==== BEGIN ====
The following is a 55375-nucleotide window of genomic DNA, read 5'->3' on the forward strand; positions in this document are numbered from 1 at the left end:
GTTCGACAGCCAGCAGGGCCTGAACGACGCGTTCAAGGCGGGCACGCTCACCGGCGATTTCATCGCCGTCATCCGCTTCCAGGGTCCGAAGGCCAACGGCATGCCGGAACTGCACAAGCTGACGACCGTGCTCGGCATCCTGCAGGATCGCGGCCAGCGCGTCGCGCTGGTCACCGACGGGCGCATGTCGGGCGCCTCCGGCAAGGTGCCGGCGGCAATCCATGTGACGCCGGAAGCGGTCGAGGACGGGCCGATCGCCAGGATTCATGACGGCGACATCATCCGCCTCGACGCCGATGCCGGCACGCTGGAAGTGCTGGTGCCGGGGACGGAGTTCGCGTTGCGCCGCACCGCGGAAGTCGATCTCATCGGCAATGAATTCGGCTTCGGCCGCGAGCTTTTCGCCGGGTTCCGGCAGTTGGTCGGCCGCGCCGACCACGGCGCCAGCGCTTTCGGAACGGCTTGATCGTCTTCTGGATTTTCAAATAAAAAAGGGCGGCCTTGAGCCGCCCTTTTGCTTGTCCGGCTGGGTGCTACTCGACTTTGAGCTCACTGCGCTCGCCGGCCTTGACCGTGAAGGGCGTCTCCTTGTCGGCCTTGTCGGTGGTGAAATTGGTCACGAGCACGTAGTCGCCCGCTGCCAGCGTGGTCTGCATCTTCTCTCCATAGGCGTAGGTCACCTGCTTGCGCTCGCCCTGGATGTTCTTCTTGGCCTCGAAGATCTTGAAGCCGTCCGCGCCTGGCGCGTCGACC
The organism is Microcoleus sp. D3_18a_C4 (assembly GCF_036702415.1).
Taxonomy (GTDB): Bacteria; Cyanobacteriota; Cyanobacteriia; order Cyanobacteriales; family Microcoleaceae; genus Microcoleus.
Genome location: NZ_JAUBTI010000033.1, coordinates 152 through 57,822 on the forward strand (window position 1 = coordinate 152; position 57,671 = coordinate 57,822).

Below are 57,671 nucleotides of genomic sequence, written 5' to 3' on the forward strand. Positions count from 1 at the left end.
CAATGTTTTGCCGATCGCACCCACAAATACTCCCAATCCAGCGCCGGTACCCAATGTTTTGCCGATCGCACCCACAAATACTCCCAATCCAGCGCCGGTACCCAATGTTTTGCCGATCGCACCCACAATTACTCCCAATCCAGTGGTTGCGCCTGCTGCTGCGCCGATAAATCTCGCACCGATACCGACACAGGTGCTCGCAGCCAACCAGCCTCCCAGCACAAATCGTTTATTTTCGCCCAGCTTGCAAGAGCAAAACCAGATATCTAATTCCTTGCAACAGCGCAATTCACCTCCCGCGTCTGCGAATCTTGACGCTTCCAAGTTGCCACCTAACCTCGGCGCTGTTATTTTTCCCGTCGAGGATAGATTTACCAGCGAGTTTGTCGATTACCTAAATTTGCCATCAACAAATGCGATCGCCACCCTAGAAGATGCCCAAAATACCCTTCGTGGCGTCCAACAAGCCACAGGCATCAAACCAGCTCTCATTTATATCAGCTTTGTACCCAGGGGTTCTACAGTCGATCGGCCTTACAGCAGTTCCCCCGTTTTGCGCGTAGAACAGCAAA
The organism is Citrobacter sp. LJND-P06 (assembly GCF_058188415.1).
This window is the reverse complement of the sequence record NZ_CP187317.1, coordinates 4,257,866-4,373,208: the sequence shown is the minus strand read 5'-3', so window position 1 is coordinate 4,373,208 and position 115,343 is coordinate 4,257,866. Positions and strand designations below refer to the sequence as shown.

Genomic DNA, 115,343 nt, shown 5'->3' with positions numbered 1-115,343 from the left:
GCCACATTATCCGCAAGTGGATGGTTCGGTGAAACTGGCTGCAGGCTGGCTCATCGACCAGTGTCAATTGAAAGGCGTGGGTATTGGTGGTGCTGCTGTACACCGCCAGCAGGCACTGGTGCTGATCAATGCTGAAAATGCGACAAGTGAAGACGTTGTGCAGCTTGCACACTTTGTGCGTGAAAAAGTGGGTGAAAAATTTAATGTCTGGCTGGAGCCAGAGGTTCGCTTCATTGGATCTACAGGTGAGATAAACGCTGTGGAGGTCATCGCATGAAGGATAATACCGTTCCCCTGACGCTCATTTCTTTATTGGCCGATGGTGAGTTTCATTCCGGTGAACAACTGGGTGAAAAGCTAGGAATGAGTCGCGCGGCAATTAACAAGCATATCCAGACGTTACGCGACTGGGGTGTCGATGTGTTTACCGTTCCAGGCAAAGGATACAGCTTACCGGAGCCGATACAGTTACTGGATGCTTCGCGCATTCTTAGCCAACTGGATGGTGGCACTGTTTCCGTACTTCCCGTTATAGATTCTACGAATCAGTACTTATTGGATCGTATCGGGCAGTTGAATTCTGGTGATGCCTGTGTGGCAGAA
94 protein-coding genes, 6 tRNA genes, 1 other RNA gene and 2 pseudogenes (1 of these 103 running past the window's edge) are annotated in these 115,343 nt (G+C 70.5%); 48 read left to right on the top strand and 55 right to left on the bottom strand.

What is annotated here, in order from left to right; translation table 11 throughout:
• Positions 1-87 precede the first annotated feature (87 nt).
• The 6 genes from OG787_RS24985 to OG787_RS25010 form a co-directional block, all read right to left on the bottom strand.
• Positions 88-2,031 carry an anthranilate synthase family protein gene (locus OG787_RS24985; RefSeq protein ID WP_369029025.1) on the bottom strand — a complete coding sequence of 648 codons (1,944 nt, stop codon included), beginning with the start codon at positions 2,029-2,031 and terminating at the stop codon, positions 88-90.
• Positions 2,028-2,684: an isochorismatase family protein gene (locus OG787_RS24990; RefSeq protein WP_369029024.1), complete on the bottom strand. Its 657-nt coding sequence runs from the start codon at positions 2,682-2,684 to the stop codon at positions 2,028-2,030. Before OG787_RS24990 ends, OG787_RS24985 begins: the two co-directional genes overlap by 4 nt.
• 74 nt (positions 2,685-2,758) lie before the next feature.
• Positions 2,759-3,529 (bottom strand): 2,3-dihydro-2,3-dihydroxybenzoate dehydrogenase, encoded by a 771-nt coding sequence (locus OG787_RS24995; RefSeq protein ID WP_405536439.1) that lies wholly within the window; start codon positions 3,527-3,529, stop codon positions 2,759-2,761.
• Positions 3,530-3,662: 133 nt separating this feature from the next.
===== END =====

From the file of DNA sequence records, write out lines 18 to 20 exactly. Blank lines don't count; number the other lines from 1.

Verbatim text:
• 74 nt (positions 2,685-2,758) lie before the next feature.
• Positions 2,759-3,529 (bottom strand): 2,3-dihydro-2,3-dihydroxybenzoate dehydrogenase, encoded by a 771-nt coding sequence (locus OG787_RS24995; RefSeq protein ID WP_405536439.1) that lies wholly within the window; start codon positions 3,527-3,529, stop codon positions 2,759-2,761.
• Positions 3,530-3,662: 133 nt separating this feature from the next.